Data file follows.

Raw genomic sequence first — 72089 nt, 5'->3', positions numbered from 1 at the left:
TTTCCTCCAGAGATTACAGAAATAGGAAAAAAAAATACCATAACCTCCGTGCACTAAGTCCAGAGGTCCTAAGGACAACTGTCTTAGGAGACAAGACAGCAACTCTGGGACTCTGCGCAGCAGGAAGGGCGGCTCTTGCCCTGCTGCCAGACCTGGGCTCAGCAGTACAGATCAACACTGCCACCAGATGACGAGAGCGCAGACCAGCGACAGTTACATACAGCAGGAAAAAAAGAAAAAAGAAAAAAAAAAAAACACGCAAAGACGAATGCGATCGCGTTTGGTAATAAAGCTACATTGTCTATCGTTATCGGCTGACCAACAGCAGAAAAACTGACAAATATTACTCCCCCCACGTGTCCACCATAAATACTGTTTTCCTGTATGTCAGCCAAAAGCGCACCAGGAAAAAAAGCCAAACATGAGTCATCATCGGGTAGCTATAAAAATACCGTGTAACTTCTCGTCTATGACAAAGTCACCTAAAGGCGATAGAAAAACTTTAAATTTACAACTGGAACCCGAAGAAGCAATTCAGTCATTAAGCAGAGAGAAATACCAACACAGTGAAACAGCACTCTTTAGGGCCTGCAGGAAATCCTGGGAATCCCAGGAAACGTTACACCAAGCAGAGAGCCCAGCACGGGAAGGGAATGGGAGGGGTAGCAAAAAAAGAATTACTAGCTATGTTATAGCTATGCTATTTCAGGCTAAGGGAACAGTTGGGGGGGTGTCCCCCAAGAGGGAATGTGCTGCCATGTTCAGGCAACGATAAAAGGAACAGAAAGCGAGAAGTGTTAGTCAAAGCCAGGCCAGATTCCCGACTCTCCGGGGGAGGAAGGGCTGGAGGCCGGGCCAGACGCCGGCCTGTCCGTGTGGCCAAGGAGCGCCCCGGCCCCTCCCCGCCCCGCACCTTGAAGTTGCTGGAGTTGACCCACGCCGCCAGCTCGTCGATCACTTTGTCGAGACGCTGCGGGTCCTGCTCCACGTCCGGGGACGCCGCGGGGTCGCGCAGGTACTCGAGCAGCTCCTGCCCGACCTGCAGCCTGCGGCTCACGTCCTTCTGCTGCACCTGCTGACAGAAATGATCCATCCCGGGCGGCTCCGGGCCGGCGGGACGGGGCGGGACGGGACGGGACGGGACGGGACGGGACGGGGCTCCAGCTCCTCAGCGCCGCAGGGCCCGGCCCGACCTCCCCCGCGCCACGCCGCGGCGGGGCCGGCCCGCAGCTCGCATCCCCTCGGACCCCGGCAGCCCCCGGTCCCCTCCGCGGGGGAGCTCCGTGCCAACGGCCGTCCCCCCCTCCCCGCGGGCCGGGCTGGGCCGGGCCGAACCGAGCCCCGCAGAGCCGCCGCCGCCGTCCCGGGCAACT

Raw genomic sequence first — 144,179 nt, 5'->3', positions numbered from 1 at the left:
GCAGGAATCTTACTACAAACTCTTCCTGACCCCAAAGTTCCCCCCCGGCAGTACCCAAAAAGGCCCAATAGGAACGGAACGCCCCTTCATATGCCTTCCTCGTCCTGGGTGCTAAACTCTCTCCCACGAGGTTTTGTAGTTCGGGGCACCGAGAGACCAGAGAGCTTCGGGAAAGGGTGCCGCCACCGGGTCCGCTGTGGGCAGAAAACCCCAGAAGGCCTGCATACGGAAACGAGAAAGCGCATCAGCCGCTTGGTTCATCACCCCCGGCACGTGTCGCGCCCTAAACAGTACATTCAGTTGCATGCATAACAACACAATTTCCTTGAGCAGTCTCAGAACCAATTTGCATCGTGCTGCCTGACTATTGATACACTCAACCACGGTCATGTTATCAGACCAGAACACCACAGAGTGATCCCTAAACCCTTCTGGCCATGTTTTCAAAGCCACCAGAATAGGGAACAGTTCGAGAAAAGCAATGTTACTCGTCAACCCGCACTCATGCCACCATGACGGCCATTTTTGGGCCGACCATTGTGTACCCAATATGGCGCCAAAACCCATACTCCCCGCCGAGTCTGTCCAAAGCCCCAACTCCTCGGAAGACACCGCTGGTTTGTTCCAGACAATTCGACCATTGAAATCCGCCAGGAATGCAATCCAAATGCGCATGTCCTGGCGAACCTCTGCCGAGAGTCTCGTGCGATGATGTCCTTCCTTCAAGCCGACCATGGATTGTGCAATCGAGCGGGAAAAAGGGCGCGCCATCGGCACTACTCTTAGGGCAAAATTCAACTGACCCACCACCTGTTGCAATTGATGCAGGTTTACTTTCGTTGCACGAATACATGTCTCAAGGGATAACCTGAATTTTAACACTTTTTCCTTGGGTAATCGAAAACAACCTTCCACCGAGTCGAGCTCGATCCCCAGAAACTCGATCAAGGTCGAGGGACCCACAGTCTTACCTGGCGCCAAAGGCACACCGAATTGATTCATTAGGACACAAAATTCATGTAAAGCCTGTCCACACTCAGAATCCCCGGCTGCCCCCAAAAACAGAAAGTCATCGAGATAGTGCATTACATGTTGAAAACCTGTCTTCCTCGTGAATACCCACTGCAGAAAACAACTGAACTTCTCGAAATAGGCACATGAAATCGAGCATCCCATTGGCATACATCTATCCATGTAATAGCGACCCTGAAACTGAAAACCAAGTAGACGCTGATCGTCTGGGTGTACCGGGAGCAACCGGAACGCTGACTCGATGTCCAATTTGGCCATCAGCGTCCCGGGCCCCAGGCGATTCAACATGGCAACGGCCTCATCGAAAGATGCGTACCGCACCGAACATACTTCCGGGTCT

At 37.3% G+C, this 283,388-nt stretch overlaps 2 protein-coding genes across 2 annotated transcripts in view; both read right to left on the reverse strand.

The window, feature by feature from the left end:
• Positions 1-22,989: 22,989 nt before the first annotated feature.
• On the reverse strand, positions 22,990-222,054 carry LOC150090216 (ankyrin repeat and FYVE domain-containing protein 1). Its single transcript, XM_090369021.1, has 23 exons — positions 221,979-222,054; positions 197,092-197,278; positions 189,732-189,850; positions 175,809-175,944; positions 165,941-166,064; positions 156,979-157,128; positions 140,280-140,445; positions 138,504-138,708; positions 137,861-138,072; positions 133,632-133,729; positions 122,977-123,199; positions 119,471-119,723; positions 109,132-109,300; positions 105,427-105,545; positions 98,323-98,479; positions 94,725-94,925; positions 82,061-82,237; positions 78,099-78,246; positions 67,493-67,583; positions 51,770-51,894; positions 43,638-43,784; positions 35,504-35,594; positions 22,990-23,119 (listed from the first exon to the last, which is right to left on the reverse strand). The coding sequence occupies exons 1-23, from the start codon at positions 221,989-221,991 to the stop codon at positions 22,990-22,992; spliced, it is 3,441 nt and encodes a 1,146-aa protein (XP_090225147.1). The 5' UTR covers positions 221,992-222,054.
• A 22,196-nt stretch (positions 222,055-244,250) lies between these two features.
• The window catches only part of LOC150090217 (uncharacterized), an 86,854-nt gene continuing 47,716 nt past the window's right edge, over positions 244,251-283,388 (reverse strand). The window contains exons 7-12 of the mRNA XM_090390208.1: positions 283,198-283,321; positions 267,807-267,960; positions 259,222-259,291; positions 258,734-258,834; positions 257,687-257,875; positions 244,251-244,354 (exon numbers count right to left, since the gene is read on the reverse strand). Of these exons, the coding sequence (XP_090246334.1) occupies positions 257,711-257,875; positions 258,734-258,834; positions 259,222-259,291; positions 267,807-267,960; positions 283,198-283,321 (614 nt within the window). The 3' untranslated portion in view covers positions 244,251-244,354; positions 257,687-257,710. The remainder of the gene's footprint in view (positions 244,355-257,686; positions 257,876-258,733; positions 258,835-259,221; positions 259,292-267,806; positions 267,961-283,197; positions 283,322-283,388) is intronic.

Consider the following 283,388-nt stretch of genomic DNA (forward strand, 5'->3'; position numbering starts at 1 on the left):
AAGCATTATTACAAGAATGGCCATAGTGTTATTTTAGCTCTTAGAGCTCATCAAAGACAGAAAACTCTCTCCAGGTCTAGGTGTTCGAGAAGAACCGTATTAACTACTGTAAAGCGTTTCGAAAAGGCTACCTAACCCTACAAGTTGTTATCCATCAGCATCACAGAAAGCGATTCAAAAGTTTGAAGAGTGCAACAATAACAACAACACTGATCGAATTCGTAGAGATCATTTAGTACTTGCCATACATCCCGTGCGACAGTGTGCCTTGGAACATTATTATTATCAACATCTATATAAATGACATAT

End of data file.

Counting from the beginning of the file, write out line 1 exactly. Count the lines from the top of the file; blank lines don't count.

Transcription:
Raw genomic sequence first — 72089 nt, 5'->3', positions numbered from 1 at the left: